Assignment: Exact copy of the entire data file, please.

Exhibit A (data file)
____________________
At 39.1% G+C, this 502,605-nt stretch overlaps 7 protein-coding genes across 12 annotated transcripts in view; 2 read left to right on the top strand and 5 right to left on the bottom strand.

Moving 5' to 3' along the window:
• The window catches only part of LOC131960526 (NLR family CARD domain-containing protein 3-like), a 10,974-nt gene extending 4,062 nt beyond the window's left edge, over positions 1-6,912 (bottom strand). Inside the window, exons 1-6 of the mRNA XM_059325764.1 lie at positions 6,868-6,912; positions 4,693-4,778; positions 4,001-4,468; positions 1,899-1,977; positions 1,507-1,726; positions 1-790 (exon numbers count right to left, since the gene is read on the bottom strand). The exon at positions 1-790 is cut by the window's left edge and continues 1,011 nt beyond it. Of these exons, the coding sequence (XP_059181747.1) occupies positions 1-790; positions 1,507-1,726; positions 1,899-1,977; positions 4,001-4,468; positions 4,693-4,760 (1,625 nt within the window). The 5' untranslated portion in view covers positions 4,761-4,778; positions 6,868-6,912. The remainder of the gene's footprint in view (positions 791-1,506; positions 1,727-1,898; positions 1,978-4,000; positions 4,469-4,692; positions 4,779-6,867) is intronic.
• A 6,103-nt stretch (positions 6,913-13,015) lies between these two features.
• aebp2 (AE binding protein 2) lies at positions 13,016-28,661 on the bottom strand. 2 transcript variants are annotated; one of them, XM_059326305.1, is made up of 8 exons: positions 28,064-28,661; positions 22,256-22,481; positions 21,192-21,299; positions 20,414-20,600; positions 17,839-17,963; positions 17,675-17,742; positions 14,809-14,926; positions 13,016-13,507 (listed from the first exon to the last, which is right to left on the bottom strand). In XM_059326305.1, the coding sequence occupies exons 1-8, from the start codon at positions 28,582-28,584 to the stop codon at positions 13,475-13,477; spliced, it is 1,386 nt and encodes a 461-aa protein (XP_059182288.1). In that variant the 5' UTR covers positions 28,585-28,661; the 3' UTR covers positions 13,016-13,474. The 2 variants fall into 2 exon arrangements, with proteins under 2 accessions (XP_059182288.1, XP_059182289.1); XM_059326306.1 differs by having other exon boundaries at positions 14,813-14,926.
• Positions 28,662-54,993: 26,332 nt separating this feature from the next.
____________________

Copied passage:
At 39.1% G+C, this 502,605-nt stretch overlaps 7 protein-coding genes across 12 annotated transcripts in view; 2 read left to right on the top strand and 5 right to left on the bottom strand.

Moving 5' to 3' along the window:
• The window catches only part of LOC131960526 (NLR family CARD domain-containing protein 3-like), a 10,974-nt gene extending 4,062 nt beyond the window's left edge, over positions 1-6,912 (bottom strand). Inside the window, exons 1-6 of the mRNA XM_059325764.1 lie at positions 6,868-6,912; positions 4,693-4,778; positions 4,001-4,468; positions 1,899-1,977; positions 1,507-1,726; positions 1-790 (exon numbers count right to left, since the gene is read on the bottom strand). The exon at positions 1-790 is cut by the window's left edge and continues 1,011 nt beyond it. Of these exons, the coding sequence (XP_059181747.1) occupies positions 1-790; positions 1,507-1,726; positions 1,899-1,977; positions 4,001-4,468; positions 4,693-4,760 (1,625 nt within the window). The 5' untranslated portion in view covers positions 4,761-4,778; positions 6,868-6,912. The remainder of the gene's footprint in view (positions 791-1,506; positions 1,727-1,898; positions 1,978-4,000; positions 4,469-4,692; positions 4,779-6,867) is intronic.
• A 6,103-nt stretch (positions 6,913-13,015) lies between these two features.
• aebp2 (AE binding protein 2) lies at positions 13,016-28,661 on the bottom strand. 2 transcript variants are annotated; one of them, XM_059326305.1, is made up of 8 exons: positions 28,064-28,661; positions 22,256-22,481; positions 21,192-21,299; positions 20,414-20,600; positions 17,839-17,963; positions 17,675-17,742; positions 14,809-14,926; positions 13,016-13,507 (listed from the first exon to the last, which is right to left on the bottom strand). In XM_059326305.1, the coding sequence occupies exons 1-8, from the start codon at positions 28,582-28,584 to the stop codon at positions 13,475-13,477; spliced, it is 1,386 nt and encodes a 461-aa protein (XP_059182288.1). In that variant the 5' UTR covers positions 28,585-28,661; the 3' UTR covers positions 13,016-13,474. The 2 variants fall into 2 exon arrangements, with proteins under 2 accessions (XP_059182288.1, XP_059182289.1); XM_059326306.1 differs by having other exon boundaries at positions 14,813-14,926.
• Positions 28,662-54,993: 26,332 nt separating this feature from the next.